“Whereof I am made a minister, according to the dispensation of God which is given to me for you, to fulfill the Word of God.”–
Paul had three relationships to the church.

#1–He Was the Minister of the Church

        “Whereof I am made a minister”-
        Literally:  “I became a minister”– Having received especial commission from God to preach salvation to the Gentiles.

         “Where of”       
          Literally:  “of which.”–Of which church.

         “I am a minister”
         Literally:  “I became a minister”–He was made a minister of it, not by men, or anything he received from men; nor by himself. 

He did not thrust himself into this office, or take it upon himself; but was put into it by Christ, Who counted him faithful.  Christ appeared to him, and made him a minister, qualified him for this office, called him to it, and sent him to perform it. Paul received  a special commission from Christ to preach salvation to the Gentiles.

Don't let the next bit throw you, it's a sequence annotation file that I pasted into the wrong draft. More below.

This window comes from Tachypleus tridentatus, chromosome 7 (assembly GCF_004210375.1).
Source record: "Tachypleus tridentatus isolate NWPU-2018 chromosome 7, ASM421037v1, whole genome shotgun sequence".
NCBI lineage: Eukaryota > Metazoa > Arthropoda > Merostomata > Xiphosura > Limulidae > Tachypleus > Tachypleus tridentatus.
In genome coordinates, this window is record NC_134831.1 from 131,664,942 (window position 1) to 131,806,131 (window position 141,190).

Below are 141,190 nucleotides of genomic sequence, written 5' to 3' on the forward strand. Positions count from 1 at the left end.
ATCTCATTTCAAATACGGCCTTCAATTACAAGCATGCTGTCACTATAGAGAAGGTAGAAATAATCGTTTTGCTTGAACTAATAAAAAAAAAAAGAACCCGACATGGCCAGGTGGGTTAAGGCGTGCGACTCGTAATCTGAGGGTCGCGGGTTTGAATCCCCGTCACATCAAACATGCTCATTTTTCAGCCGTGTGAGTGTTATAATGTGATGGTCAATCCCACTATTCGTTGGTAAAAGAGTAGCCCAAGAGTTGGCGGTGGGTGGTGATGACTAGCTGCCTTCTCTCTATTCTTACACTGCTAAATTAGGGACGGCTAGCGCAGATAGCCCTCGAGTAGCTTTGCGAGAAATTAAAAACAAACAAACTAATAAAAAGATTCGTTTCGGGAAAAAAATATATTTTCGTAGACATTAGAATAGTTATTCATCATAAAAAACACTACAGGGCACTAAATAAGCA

“according to the dispensation of God which was given to me to fulfill the Word of God”

Literally:  “according to the administration of God given to me for you”–Or a special divine mandate, which denotes such an authority and administration as is used in a family. According to the Gospel economy or institution; the scheme or plan of salvation by Christ crucified.

#2–He Was the Steward of the Church

        DISPENSATION:  (Grk.–oikonomian)—Literally:  “stewardship.”  From (oikos), meaning “house,” and (nemo), meaning “to dispense; to manage.”  Hence, (oikonomos) means, “house-steward.” 

         The office of a steward or administrator in God’s house.  See on I Cor. 9:17 and compare Luke 16:2-4; Titus 1:7; I Pet. 4:10.  In Eph. 3:2 the word is used of the divine arrangement or commission committed to Paul. –Vincent’s Word Studies in the N.T.